‘The Silverado Squatters,’ part IV

“I am homesick for Europe; yet it is now a question if I shall be strong enough for the journey home in the summer.”

— RLS to Frances Sitwell, June 1880

Following their sick leave down in the valley, in a little white cottage on the green in the town of Calistoga, the ruling family of Silverado resumed their not-so-rightful place on the platform in front of the mine shaft that was blasted into the bowels of Mount St. Helena, which, at 4,500 feet, dominates Napa Valley in central California.

Robert Louis Stevenson and his wife Fanny, “the King and Queen of Silverado,” Fanny’s 12-year-old son “Lloyd, the Crown Prince,” and Chuchu, a setter crossed with a spaniel, aka “the Grand Duke,” had returned to their high domain with a guest. Joe Strong, an artist and Fanny’s son-in-law going on seven months, had unwittingly arrived just when the squatters’ situation on the mountainside required a hired hand or, even better, someone in the family who will work for nothing. Joe did the work and still had time to draw. One of his creations would make frontispiece for Stevenson’s fourth book, “The Silverado Squatters.”

One day Joe left for San Francisco and returned three days later with his wife Isobel, or “Belle,” and Fanny’s youngest sister Nellie Vandegrift, soon to be married to Adolpho Sanchez. In her book, “This Life I’ve Loved,” Belle takes her readers back to the day:

“Nellie came over and we three went to Silverado together. It was a hot trip; the journey by stagecoach up the mountain frightfully dusty, but when we reached the top the air was exhilarating.”

“The change in Louis was amazing; he was like a different man. We found him happily at work on his journal and was much cheered by letters from his father and mother who had written most affectionately, sending money and promising a cordial welcome to his wife and step-son if he would come home.”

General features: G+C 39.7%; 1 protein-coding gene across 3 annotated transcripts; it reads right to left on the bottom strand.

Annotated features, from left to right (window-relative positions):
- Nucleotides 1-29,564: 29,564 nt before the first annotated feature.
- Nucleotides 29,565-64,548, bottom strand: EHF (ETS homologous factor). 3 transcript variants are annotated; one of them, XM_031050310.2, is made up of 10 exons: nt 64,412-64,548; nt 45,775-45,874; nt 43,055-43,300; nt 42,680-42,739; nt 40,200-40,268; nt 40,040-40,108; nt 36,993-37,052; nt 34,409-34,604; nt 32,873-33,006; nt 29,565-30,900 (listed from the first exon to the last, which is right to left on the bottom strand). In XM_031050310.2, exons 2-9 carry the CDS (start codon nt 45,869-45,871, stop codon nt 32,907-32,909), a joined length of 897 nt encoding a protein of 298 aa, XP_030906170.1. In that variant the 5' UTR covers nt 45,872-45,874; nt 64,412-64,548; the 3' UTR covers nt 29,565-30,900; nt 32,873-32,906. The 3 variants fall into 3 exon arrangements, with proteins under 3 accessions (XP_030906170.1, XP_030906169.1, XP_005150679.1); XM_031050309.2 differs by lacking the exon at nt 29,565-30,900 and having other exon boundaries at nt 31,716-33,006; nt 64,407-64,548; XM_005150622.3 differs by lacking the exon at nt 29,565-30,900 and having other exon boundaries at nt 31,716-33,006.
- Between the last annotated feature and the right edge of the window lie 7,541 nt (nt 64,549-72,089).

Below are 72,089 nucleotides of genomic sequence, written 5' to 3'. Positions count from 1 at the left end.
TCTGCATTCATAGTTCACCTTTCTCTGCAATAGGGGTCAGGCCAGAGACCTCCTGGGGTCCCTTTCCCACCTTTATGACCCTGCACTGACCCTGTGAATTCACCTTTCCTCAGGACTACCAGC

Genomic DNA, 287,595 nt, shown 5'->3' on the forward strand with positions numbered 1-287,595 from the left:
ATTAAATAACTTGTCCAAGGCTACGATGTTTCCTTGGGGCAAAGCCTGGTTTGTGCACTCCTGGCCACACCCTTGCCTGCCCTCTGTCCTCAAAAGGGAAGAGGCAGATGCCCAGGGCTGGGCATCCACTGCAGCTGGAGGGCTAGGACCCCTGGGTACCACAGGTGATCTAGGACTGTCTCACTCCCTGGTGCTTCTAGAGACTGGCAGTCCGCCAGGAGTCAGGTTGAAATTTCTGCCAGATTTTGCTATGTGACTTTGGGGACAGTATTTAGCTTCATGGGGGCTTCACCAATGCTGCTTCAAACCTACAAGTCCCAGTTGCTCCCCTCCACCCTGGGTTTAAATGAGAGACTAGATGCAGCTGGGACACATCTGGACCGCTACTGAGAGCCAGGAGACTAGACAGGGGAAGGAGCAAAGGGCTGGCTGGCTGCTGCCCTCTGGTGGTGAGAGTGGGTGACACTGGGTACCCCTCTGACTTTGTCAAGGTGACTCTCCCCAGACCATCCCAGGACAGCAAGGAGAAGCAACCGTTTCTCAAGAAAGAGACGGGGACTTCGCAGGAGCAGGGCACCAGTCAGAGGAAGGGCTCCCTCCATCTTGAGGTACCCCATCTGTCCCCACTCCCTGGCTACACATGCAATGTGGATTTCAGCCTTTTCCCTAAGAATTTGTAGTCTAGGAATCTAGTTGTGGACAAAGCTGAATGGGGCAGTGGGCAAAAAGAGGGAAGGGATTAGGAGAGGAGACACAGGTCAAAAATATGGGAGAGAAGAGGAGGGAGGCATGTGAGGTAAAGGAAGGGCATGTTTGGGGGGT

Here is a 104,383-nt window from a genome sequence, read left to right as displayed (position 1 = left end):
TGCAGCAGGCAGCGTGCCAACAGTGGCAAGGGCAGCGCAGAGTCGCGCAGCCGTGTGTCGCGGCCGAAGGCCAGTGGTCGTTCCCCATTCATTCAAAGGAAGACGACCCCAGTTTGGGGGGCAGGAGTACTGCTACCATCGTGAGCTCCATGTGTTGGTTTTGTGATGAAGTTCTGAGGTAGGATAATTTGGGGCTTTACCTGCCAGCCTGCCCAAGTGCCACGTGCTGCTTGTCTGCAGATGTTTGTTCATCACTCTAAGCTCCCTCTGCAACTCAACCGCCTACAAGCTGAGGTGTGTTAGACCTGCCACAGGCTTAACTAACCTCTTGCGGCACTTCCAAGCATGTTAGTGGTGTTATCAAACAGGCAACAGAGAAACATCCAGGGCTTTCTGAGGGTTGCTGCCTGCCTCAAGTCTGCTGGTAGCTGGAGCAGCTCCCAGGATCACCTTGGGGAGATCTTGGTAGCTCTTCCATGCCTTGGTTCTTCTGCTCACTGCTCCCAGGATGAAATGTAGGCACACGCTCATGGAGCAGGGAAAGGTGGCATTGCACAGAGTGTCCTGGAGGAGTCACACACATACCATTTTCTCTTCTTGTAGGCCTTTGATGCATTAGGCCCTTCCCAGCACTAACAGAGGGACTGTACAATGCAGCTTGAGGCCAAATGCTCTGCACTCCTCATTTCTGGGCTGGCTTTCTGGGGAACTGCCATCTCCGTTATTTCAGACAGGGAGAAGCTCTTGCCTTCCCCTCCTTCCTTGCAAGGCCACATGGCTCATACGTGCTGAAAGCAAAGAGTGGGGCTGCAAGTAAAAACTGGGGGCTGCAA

“We had our meals out-of-doors and, as there never was a better cook than Fanny Stevenson, they were good ones. She used the mouth of the old Silverado mine for an ice chest and storeroom; here hung sides of venison, pigeons, wild ducks and other game purchased from friendly neighbours and in the chill shadow were cans of fresh milk brought up the mountain each morning.”

“Though my mother was an excellent nurse, she was not a fussy one. There was never any suggestion at all of Louis being an invalid, and everybody shared in the good things she prepared for him. About eleven o’clock in the morning and three in the afternoon we were all served with a rum punch, frothy with cream and delicately topped with a sprinkle of cinnamon.”

“In the evenings we sat round the campfire talking, but soon the chill that always came at night, even after the hottest day, drove us to our beds. The cabins were full of cracks, and the broken doors barely served to keep out wild animals. Often we heard the hysterical yip-yipping of coyotes, the bark of a fox, and an occasional terrifying scream that Joe said might be a wildcat, or even a mountain lion. However, with our valiant protector Chuchu on guard, we felt perfectly safe.”

And that’s how time passed for the happy campers at Silverado on the mountainside. Then one evening, “supper comfortably over, our guest busy at work on a drawing of the dump and the opposite hills, we were all out on the platform together … when the sound of brisk footsteps came mounting up the path … the tread seemed lighter and firmer than was usual with our country neighbours. And presently, sure enough, two town gentlemen, with cigars and kid gloves, came debouching past our house. ‘Good evening,’ they said.”

To cut to the chase, one of them was Mr. Ronalds, the owner of the Silverado mine, the same one to whom Mrs. Hanson had said, “laughing aloud with all her fine teeth. He could not find the mine to save his life,” without her husband, Rufe, to guide him.

The jig was up! “We, the lords of Silverado, had come face to face with our superior,” said the squatter-in-chief. “It is the worst of all quaint and of all cheap ways of life that they bring us at last to the pinch of some humiliation.”

It was time to go anyway. Belle finishes the narrative:

“After several weeks of Silverado, we all returned to San Francisco, my mother and Louis taking rooms in our building. They were very busy making preparations to leave for Scotland, and full of plans for the future. Lloyd was going with them, and if a good home hadn’t been offered to Chuchu, they would have taken him, too.

“We had some very pleasant times together before they left, and I remember coming through the hall, and stopping suddenly at a light joyous sound. With a catch at my heart, I realized it was the first time I had ever heard my mother laugh.”


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